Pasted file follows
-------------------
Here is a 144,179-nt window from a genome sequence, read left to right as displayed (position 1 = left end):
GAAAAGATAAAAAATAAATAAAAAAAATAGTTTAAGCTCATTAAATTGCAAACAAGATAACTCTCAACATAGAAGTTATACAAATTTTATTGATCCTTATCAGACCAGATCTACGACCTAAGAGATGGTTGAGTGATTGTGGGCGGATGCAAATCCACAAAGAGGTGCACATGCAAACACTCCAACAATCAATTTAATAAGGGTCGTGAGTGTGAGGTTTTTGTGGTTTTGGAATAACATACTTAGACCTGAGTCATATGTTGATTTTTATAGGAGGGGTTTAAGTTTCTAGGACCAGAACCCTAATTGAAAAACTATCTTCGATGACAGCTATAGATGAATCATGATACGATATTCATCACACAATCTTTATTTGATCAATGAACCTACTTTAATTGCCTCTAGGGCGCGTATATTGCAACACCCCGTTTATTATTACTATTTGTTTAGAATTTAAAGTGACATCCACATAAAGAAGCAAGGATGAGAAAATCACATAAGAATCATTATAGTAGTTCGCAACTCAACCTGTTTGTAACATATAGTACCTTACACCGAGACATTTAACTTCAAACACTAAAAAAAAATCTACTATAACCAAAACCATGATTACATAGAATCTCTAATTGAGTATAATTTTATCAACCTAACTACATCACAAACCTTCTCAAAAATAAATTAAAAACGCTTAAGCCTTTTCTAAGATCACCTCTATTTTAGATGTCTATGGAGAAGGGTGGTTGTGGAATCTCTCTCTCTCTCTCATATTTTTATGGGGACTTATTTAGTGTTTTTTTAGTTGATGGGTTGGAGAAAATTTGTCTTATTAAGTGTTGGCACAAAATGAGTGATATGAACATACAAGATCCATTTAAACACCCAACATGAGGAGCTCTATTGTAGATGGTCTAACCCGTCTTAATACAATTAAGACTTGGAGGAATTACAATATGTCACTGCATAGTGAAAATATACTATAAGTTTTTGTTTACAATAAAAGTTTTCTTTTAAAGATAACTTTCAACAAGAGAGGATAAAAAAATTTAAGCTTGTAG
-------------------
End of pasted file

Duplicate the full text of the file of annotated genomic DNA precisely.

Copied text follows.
Here is a 144,179-nt window from a genome sequence, read left to right as displayed (position 1 = left end):
GAAAAGATAAAAAATAAATAAAAAAAATAGTTTAAGCTCATTAAATTGCAAACAAGATAACTCTCAACATAGAAGTTATACAAATTTTATTGATCCTTATCAGACCAGATCTACGACCTAAGAGATGGTTGAGTGATTGTGGGCGGATGCAAATCCACAAAGAGGTGCACATGCAAACACTCCAACAATCAATTTAATAAGGGTCGTGAGTGTGAGGTTTTTGTGGTTTTGGAATAACATACTTAGACCTGAGTCATATGTTGATTTTTATAGGAGGGGTTTAAGTTTCTAGGACCAGAACCCTAATTGAAAAACTATCTTCGATGACAGCTATAGATGAATCATGATACGATATTCATCACACAATCTTTATTTGATCAATGAACCTACTTTAATTGCCTCTAGGGCGCGTATATTGCAACACCCCGTTTATTATTACTATTTGTTTAGAATTTAAAGTGACATCCACATAAAGAAGCAAGGATGAGAAAATCACATAAGAATCATTATAGTAGTTCGCAACTCAACCTGTTTGTAACATATAGTACCTTACACCGAGACATTTAACTTCAAACACTAAAAAAAAATCTACTATAACCAAAACCATGATTACATAGAATCTCTAATTGAGTATAATTTTATCAACCTAACTACATCACAAACCTTCTCAAAAATAAATTAAAAACGCTTAAGCCTTTTCTAAGATCACCTCTATTTTAGATGTCTATGGAGAAGGGTGGTTGTGGAATCTCTCTCTCTCTCTCATATTTTTATGGGGACTTATTTAGTGTTTTTTTAGTTGATGGGTTGGAGAAAATTTGTCTTATTAAGTGTTGGCACAAAATGAGTGATATGAACATACAAGATCCATTTAAACACCCAACATGAGGAGCTCTATTGTAGATGGTCTAACCCGTCTTAATACAATTAAGACTTGGAGGAATTACAATATGTCACTGCATAGTGAAAATATACTATAAGTTTTTGTTTACAATAAAAGTTTTCTTTTAAAGATAACTTTCAACAAGAGAGGATAAAAAAATTTAAGCTTGTAG